(3)  A Budget Table for the proposed project. Total funding requests are allowed between $500,000 and $750,000 over a 2-3 year period, with sub-awards to collaborating institutions provided as needed. A sample Budget Table is available at: Allowable expenses include:

  1. For faculty: up to one-month summer salary per investigator per year, plus benefits, capped at $35,000 per investigator per year, based on project time commitment.
  2. For graduate students, postdoctoral researchers, or undergraduate students: salary/stipend, plus benefits, based on project time commitment.
  3. Tuition reimbursement: Requests for graduate student tuition reimbursement are allowed up to a maximum of $16,000 per student per academic year, provided justification is provided.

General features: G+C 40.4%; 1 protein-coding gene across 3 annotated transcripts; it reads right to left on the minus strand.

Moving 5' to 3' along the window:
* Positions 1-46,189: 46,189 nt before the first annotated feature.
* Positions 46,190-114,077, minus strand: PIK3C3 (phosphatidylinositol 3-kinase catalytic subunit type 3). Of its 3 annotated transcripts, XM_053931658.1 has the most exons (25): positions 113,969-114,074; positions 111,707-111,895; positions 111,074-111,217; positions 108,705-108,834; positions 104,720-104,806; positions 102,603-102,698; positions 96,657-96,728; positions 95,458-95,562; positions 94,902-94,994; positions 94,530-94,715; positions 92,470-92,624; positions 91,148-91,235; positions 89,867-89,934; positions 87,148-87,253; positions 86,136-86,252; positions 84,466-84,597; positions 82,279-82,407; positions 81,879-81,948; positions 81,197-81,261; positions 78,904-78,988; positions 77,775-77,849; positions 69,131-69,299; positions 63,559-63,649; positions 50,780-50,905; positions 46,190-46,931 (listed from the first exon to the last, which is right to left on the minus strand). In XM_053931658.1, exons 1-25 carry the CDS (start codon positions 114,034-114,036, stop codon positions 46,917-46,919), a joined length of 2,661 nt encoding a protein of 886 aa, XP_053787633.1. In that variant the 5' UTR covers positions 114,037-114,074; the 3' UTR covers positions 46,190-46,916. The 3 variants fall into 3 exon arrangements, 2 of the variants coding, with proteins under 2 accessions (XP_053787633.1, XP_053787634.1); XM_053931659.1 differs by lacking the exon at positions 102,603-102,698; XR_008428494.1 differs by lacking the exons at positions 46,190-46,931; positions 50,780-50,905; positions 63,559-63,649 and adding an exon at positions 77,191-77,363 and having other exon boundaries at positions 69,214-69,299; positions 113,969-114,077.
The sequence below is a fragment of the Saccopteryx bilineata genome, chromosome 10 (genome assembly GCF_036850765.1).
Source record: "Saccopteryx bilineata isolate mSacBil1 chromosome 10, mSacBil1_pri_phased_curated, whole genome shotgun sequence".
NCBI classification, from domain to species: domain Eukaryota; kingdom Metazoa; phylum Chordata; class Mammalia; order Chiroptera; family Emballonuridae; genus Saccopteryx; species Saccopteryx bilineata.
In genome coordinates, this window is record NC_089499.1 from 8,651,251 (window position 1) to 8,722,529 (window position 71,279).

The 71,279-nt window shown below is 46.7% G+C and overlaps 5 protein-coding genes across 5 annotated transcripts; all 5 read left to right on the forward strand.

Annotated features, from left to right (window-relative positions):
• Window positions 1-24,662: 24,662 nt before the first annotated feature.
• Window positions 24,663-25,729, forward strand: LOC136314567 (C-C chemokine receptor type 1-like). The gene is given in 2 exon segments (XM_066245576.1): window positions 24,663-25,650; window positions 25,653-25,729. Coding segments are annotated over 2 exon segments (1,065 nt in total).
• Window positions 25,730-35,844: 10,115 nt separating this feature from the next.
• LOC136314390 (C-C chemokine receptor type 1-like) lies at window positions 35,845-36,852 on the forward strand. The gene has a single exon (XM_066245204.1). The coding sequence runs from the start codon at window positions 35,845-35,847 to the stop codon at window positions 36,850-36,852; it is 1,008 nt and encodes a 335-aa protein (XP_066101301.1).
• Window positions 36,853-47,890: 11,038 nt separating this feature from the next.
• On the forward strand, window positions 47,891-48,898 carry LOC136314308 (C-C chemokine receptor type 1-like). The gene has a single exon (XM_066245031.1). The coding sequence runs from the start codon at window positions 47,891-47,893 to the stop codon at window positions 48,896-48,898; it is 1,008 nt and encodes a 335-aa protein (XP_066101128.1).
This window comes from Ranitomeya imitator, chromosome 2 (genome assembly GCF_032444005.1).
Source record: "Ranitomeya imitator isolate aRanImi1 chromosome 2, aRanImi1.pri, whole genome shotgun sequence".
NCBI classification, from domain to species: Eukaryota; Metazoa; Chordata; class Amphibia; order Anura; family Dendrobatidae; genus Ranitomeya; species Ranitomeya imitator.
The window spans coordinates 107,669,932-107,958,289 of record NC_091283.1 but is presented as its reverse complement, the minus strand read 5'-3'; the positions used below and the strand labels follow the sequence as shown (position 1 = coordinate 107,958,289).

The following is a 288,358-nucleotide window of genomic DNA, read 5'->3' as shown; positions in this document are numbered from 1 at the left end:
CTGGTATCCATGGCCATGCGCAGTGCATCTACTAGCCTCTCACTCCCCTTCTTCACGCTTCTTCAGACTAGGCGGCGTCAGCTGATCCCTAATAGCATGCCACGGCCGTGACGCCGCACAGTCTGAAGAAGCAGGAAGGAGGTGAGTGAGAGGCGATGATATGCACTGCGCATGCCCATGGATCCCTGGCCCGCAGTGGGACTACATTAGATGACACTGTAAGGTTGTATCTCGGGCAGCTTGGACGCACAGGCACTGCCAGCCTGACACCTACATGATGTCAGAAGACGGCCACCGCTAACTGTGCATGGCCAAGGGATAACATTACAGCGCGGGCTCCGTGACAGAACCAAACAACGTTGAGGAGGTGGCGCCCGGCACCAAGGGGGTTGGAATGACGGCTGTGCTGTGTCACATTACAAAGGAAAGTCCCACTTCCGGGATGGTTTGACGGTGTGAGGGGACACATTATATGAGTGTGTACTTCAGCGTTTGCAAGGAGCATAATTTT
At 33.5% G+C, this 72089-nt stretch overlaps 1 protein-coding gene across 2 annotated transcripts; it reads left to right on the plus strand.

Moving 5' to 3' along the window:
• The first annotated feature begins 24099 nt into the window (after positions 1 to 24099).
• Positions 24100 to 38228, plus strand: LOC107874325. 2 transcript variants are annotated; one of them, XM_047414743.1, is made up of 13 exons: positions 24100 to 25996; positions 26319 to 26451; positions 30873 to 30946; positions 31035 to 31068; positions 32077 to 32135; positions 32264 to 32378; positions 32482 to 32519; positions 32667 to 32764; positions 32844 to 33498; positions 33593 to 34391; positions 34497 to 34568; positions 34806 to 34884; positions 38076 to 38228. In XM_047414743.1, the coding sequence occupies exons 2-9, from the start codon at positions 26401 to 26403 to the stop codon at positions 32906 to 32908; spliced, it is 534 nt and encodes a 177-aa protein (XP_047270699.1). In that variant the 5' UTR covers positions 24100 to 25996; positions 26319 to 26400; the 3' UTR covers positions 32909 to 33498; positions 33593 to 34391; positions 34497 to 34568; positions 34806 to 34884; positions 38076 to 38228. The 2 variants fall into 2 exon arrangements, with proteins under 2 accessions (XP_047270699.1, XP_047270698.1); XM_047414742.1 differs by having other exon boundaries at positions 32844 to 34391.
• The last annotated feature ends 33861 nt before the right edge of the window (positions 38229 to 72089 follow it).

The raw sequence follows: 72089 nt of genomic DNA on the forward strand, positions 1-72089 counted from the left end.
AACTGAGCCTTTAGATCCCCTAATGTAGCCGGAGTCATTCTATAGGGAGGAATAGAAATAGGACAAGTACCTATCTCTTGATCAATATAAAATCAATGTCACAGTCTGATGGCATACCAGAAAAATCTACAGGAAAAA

4. For project-related administrative and research staff: salary, plus benefits.
  5. Research implementation expenses: data acquisition, conducting experiments, computation, hardware, advisory committee honoraria, and other research expenses.
  6. Dissemination and workshop expenses: travel, meals, lodging, conference fees, room rentals, speaker stipends, audio-visual equipment, and other dissemination expenses.
  7. Indirect overhead expenses, capped at 20% of direct costs (overhead expenses are not allowed on tuition reimbursement).

(4)  References/Bibliography List of up to 2 pages

(5)  Brief CVs of key project leads and personnel (no more than 2 pages per person)